NASCAR‘s silly season will not start for many months, but as rumors begin to swirl, it is becoming clear that the desired seat in NASCAR is the one currently occupied by Kevin Harvick for Richard Childress Racing. The three-car operation is going through a period of transition with its longest tenured driver leaving for Stewart-Haas Racing at season’s end.
Already secured for next year is Paul Menard, who is cooling off after a hot start that put him in chase contention but is still outperforming teammate Jeff Burton. However, both of them have consistent sponsorship; Menard with his father’s hardware chain and Burton with Caterpillar.
It had been rumored earlier in the season that team owner Richard Childress would not only lose veteran Burton but would also lose Menard and the stability of his sponsor, leaving the team in a position it hadn’t seen since the death of Dale Earnhardt.
“My contract is not up,” Burton told News/Talk WSB Thursday. “One of the things I find humorous at times with the media is that they assume facts. My contract is not up – I will be driving for RCR next year.”
Well with that out of the way, who exactly is the favorite for the open seat? According to Fox Sports, Childress is interested in Ryan Newman, who is currently driving for Stewart-Haas, about becoming the team’s primary driver. “Of all the opportunities that there are out there, he’s got one of the best opportunities — as far as the 29 being vacated. But I don’t know what the family tree is going to look like over there.”
Newman has been running well this season with an average finish of 18.0 while boss Tony Stewart has only mustered an average of 17.5. This is still better than Newman’s competition: Childress’ grandson Austin Dillon, who has mustered an average finish this year of 24.5 in six races.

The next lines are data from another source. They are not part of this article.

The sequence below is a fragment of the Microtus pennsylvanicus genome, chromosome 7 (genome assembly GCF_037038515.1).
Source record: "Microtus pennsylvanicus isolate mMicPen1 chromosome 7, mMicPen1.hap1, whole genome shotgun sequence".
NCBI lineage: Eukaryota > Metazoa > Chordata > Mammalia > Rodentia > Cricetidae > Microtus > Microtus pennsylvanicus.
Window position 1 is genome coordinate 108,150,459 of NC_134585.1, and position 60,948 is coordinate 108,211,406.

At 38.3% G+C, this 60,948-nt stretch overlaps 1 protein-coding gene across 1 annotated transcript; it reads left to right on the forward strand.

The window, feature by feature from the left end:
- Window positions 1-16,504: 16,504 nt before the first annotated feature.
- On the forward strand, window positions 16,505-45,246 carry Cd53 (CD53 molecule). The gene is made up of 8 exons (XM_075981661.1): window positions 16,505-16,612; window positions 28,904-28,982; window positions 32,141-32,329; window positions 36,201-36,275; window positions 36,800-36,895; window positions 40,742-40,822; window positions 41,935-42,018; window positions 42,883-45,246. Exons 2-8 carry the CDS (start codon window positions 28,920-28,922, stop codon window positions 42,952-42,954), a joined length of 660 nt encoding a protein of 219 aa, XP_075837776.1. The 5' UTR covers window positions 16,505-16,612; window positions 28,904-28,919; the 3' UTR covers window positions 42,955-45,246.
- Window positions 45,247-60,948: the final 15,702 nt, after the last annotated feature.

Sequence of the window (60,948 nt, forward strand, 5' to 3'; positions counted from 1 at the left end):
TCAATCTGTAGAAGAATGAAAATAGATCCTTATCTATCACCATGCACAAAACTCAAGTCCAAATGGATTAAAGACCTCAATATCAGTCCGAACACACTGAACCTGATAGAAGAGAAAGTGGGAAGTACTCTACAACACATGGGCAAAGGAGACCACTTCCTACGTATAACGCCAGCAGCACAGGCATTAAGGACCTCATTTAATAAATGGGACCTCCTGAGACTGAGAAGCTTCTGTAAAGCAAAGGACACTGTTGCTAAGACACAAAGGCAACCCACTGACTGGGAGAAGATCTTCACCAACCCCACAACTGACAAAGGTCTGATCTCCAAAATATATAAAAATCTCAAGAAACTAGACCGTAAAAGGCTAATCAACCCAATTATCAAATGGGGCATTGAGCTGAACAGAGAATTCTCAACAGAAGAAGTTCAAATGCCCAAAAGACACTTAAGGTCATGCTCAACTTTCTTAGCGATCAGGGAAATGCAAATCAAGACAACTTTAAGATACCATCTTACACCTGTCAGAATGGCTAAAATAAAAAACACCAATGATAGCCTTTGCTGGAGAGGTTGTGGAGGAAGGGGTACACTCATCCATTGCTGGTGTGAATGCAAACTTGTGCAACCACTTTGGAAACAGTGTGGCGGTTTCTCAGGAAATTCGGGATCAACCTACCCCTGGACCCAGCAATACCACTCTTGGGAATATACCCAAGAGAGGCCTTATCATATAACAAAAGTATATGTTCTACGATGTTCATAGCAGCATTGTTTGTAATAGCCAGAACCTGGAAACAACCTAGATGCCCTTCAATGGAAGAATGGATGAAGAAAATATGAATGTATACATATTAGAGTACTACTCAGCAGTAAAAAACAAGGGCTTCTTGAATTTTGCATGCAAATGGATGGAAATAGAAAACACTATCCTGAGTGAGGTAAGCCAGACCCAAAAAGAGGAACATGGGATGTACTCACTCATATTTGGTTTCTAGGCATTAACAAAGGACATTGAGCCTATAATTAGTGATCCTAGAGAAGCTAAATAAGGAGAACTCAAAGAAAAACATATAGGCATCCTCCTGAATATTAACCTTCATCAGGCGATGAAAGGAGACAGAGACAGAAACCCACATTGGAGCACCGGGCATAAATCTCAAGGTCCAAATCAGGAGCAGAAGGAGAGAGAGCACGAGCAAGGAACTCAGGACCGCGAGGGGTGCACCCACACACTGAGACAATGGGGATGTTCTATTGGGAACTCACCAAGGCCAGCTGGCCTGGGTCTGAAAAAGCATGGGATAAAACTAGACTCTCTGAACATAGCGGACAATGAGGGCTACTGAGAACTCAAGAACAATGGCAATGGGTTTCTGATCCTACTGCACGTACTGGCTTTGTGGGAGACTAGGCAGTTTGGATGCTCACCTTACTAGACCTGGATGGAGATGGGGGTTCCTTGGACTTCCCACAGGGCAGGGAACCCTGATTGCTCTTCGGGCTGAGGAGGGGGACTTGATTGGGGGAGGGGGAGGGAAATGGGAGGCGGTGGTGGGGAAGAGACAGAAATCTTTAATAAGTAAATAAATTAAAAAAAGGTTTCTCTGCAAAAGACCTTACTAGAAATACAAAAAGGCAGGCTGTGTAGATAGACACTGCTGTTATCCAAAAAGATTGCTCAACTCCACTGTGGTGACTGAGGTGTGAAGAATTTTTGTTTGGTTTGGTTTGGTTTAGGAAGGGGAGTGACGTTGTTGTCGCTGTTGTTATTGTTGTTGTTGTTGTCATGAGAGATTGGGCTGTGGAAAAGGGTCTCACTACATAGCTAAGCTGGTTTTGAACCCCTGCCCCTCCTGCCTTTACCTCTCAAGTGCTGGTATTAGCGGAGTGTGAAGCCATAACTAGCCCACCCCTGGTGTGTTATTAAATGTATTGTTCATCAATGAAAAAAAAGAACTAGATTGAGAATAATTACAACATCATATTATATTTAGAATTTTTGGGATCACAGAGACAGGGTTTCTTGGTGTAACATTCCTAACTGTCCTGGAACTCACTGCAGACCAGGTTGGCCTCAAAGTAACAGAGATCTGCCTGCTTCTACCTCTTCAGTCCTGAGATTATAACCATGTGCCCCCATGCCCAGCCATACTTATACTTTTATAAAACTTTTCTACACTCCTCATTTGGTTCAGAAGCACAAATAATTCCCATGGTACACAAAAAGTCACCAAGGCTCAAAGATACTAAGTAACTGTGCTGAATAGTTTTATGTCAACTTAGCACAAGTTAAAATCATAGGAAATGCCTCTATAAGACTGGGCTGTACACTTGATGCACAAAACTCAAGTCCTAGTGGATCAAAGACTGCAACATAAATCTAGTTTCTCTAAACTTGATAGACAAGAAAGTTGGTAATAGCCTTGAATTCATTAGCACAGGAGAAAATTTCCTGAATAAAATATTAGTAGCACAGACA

Dillon’s performance in the evolving NASCAR Nationwide Series has also been down from two years ago when he finished third in the championship standings. “Austin [Dillon] has proven he is ready to make that step,” said Jeff Burton, “He is the logical choice. He has proven he is ready to drive a Cup car.”
So, with this competition now set, what should Childress do? Rumor — for a long time — was that Dillon would have the seat in 2014 as soon as Harvick announced his departure. But many drivers have been rushed into the driver’s seat, and Dillon is only 23 years old and has a long career ahead of him.
The period of transition for Richard Childress Racing is beginning, and in my opinion, Dillon still deserves the open seat. Ryan Newman is now far past his prime as “The Rocket Man” and hasn’t won a pole since 2011.
With regards to a fourth team, that is especially not what RCR needs. All previous attempts to expand have led to the team’s struggles, and despite the amount of talent that could be present on a team with both Newman and Dillon or another free agent driver in a fourth car, the time isn’t right for expansion, even with a cheaper generation-six car.
Dillon would offer a breath of fresh air to a team with dropping stock. No longer able to consistently compete with Hendrick Motorsports or Joe Gibbs Racing, Dillon is the driver the team needs. To pursue Newman would be a huge mistake — one that could drop the team off the level of competition Dale Earnhardt and his No. 3 worked so hard to achieve.
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